Seven COVID-19 research projects split $2.1 million in Alberta government funding

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Laura Kilcrease, CEO of Alberta Innovates, said the projects announced Monday are aimed at improving prevention, detection, care and recovery for Albertans.

Jie Chen, a University of Alberta engineering professor, received $304,200 to develop and verify a rapid COVID-19 antibody detection device. Antibody testing can help identify people who may have been infected with the SARS-CoV-2 virus or have recovered from COVID-19.

For his work in designing and standardizing serology, or antibody, testing, Andrei Drabovich, U of A assistant professor of laboratory medicine and pathology, got $182,098.

Looking at predicting and managing COVID-19’s movement and spread using machine learning, Mark Lewis, a U of A professor in biological sciences and mathematics, received $220,545. That grant is supported through Alberta Health’s Pfizer Alberta Collaboration.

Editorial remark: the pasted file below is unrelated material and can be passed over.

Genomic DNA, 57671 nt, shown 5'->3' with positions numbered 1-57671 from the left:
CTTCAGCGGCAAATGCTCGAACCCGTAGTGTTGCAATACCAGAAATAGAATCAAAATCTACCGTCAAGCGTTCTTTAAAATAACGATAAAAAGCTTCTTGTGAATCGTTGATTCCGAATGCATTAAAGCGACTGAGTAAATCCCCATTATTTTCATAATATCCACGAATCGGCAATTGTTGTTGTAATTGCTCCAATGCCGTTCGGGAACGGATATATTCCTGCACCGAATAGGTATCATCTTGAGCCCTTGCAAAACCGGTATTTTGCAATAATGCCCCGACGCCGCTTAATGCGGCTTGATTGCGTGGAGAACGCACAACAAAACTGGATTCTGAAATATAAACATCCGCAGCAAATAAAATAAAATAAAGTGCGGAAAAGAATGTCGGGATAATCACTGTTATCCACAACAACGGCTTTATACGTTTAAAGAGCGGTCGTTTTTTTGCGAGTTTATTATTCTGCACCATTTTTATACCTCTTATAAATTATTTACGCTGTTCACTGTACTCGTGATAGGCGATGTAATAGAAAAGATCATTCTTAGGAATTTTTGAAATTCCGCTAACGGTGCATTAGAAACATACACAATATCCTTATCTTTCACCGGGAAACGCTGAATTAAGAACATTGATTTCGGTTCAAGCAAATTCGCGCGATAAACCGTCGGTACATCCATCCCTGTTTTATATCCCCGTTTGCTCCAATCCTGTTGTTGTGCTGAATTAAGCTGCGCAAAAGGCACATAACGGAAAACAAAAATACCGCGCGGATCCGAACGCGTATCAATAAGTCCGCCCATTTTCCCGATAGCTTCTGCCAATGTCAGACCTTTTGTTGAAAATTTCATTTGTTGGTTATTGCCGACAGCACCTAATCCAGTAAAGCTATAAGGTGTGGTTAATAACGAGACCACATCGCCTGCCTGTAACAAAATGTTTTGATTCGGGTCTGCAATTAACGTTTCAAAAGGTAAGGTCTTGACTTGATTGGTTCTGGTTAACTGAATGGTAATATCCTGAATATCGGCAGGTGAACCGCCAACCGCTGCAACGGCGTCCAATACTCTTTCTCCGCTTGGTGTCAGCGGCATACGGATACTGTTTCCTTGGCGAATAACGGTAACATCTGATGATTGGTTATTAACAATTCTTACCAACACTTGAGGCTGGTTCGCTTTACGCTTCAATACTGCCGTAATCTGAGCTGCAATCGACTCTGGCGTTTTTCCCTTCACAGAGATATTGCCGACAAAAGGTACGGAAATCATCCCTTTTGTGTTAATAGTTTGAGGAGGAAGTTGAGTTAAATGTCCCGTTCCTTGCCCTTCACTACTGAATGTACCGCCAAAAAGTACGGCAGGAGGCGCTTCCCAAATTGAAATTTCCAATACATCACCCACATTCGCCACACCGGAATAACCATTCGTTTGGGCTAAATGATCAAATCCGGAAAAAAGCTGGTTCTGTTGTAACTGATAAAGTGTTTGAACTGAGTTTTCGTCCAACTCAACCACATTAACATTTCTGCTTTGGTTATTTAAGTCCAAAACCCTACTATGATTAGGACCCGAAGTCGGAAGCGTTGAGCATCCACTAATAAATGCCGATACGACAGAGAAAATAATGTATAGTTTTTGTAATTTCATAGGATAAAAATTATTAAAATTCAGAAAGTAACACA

U of A President Bill Flanagan said there were more than 75 COVID-19-related research projectsalready underway at the university.

Other U of A recipients of the Alberta Innovates grants include Matthias Hoben, assistant professor in nursing, who received $328,376 to study the experiences and support needs of COVID-19 caregivers in assisted living facilities.

And Puneeta Tandon, associate professor of medicine, received $326,297 to study how to best connect vulnerable outpatients with multidisciplinary care once they are released from hospital.

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